Tell us something that’s true that almost nobody agrees with you on.

Reading books can be a waste of time. I used to be a big fan of books and started realizing how so many authors started conveying their ideas in intentionally longer and complex sentences and paragraphs to fill out more pages. – Same goes for academic papers lately by the way. – It’s a strange widespread phenomenon. It’s almost as if the quality of a book or academic paper is measured by its weight nowadays.\

As an entrepreneur, what is the one thing you do over and over and recommend everyone else do?

Grab a cup of coffee or tea, take a little break and listen to classical music. Now I’m not saying other genres of music are bad, but classical music is special. You’ll find that a daily coffee & classical music ritual will work wonders to calm you down, much more effectively than any other genre of music that has lyrics.

What is one strategy that has helped you grow your business?

One of our most effective growth strategy so far has been our amazing customer support / helpdesk service. We’re trying to be educative, open and transparent with our customer support communications, and not be a faceless entity with bots responding to questions. I think it’s incredibly important for privacy-first companies like us to provide simple, informative, easy to understand responses to everyone, even to not-so-technically-savvy folks like my parents. And that takes a lot of time. More time and resources than I initially estimated. It has also been one of our biggest resource bottlenecks so far. But it’s so incredibly worth it.

What is one failure you had as an entrepreneur, and how did you overcome it?

The biggest failure I had / mistake I made – and likely many other entrepreneurs made – is that, I thought that if I built something, people would come. Sadly that’s not the reality. If you build a stadium in the middle of nowhere, no matter how great it is, if people don’t know it’s there, and if they can’t easily get there, nobody would come. It doesn’t matter how important the stadium was for you, or how much time or money you spent building it.

Second biggest mistake I made was to put too much emphasis on the tech itself, and too little emphasis on customer support and marketing. This sort of ties back to the first point, but it’s incredibly important to know that good tech itself won’t mean much, if you can’t market it. Or when you do manage to market it and get tons of customers, good tech alone won’t mean much, if you can’t support your customers.

It took me a while to come to terms with this reality, take corrective action by putting more resources into outreach, marketing, education and make the platform more accessible.

What is one business idea that you’re willing to give away to our readers?

Create tools that respect and preserve your users’ privacy. Pretty much anything and everything, app or web service, or product you see out there, could be built in a more privacy respecting way. Make a privacy-respecting mood tracker that uses encryption, so you can’t read your users’ moods. Or make a privacy-respecting bus ticket app, one that doesn’t track where you travel with a GPS. Or make a private fitness tracker that doesn’t need to sync with smart-refrigerators. I promise there’s lots of money in this business, and your users will thank you for it every week!

What is the best $100 you recently spent? What and why?

I bought a very large box of different types of coffee to sample, and it made my day, every day for weeks during the lockdown / quarantine. Coffee is one of those things we usually tend to just buy and keep drinking the same flavor every day. Having a different blend, roast, strength, temperature, flavor and smell every day made my coffee break rituals so much more exciting, and added yet another thing to look forward to every day!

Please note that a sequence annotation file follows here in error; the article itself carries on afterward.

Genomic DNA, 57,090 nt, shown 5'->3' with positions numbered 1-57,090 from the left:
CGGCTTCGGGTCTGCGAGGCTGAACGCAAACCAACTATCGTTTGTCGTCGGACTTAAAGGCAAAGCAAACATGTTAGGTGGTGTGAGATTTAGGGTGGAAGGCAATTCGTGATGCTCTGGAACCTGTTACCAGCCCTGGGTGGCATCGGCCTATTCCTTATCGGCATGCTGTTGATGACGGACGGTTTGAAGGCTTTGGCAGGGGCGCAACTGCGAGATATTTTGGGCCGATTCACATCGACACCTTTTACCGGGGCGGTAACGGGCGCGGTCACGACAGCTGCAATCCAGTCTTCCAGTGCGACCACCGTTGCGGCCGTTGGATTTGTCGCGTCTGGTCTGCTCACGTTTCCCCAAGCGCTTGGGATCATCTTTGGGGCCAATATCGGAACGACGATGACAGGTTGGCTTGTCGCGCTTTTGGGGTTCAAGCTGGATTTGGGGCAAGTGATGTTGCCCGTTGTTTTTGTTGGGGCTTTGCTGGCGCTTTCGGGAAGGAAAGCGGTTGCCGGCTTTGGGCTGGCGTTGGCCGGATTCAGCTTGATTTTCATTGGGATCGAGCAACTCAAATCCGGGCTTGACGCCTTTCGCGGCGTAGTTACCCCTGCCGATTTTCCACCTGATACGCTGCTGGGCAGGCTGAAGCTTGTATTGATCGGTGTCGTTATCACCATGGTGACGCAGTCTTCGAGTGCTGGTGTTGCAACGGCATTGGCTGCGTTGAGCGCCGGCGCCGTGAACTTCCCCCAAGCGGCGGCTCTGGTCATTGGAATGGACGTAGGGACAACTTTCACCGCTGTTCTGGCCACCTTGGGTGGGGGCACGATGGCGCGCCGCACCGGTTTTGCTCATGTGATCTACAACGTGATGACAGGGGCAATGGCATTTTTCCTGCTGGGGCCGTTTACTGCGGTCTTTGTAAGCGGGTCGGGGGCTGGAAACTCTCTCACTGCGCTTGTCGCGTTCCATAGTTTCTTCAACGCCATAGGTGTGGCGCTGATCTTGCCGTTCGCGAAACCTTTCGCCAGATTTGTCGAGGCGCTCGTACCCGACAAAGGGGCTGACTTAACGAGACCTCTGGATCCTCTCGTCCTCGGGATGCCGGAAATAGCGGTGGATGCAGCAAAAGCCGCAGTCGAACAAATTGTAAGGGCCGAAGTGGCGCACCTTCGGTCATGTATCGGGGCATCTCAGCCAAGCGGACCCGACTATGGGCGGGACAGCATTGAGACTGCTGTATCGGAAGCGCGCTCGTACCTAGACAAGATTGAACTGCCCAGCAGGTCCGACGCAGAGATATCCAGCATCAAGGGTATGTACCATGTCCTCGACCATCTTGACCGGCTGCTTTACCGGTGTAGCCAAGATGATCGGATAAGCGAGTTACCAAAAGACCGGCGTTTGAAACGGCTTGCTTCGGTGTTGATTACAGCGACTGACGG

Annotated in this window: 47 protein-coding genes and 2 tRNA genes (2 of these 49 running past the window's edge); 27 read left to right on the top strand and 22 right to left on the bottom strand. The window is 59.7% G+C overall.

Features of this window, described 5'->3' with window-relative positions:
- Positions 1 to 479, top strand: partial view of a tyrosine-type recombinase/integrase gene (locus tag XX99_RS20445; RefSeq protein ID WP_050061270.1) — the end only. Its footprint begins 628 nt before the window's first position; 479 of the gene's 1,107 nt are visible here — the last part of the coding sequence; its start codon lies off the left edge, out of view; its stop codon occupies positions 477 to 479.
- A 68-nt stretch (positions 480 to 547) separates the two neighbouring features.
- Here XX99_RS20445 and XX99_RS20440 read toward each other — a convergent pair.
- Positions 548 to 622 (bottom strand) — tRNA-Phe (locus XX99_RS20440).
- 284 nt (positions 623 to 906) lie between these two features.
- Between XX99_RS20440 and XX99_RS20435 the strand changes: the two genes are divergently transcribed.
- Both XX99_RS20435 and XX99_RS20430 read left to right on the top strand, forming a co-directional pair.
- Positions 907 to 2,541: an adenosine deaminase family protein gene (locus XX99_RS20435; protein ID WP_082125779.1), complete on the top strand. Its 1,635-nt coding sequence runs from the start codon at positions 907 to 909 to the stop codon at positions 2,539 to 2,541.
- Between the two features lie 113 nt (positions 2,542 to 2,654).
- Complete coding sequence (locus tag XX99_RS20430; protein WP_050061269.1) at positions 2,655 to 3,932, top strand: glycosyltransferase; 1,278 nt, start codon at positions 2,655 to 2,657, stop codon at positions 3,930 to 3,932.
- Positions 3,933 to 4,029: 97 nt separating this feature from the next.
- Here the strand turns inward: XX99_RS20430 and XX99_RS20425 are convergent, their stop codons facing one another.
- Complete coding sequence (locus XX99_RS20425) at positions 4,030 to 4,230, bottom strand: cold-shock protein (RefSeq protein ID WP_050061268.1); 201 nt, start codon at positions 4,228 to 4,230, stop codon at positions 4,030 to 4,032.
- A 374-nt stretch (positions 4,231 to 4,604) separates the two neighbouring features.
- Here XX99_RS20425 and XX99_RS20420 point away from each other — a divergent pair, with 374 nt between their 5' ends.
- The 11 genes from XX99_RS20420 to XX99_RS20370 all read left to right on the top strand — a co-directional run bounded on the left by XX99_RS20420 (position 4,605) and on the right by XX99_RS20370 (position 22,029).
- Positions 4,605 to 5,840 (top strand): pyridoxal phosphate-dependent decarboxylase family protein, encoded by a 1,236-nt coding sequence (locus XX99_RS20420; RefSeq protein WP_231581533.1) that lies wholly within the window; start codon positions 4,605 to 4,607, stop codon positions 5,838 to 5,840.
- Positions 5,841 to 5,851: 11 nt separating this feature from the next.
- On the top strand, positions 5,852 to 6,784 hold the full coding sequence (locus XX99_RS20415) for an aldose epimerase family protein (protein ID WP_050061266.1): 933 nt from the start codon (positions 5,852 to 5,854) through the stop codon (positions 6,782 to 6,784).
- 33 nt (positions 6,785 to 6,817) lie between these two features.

What is one piece of software or a web service that helps you be productive?

It’s quite meta, but we actually use Cryptee daily to work on Cryptee. Perks of making a productivity tool is that we are its biggest users. Aside from that, we heavily rely on Sentry ( All apps come with bugs, and Cryptee is no exception. Sentry helps us identify, track & hunt them down. Just like Cryptee, Sentry is entirely open source, and they’re also incredibly kind folks who sponsor Cryptee.

What is the one book that you recommend our community should read and why?

I strongly recommend all entrepreneurs to read The Art of Thinking Clearly by Rolf Dobelli. It’s a book which describes in short chapters, 99 of the most common thinking errors – simple errors all of us make in our everyday thinking – ranging from cognitive biases to envy and social distortions. Helps you become a rational thinker. The chapters are short, easy to read, and easy to take action on. You can easily read a chapter in 15 minutes while on the subway, and learn something great and immediately actionable.

What is your favorite quote?

One of my favorite quotes is “Everything owes its existence, solely and completely to sound. Sound is the factor of which holds it together” by Dr Hans Jenny.

I believe he first coined the term Cymatics in the 60s, ‘kyma’ (meaing wave in Greek), and ‘-matic’ (meaning ‘willing’) – so the willingness of objects to have waves (or more simply, vibrate). To put it more elegantly, it is the recognition that everything has a resonant frequency and therefore, everything is inherently linked with sound. And since sound is basically a vibration that propagates as an acoustic wave, through a transmission medium such as a gas, liquid or solid, i.e. air molecules; this quote always reminds me that music has the potential to affect matter, quite literally at a molecular level.

Key Learnings:

  • Respect people’s privacy, and they’ll respect you and your business.
  • Just because you built something doesn’t mean people will come and use it.
  • Good tech in and of itself doesn’t mean much if you can’t market it.
  • Find a good daily routine / work cadance and stick with it. Don’t forget to have a coffee break.
  • Listen to classical music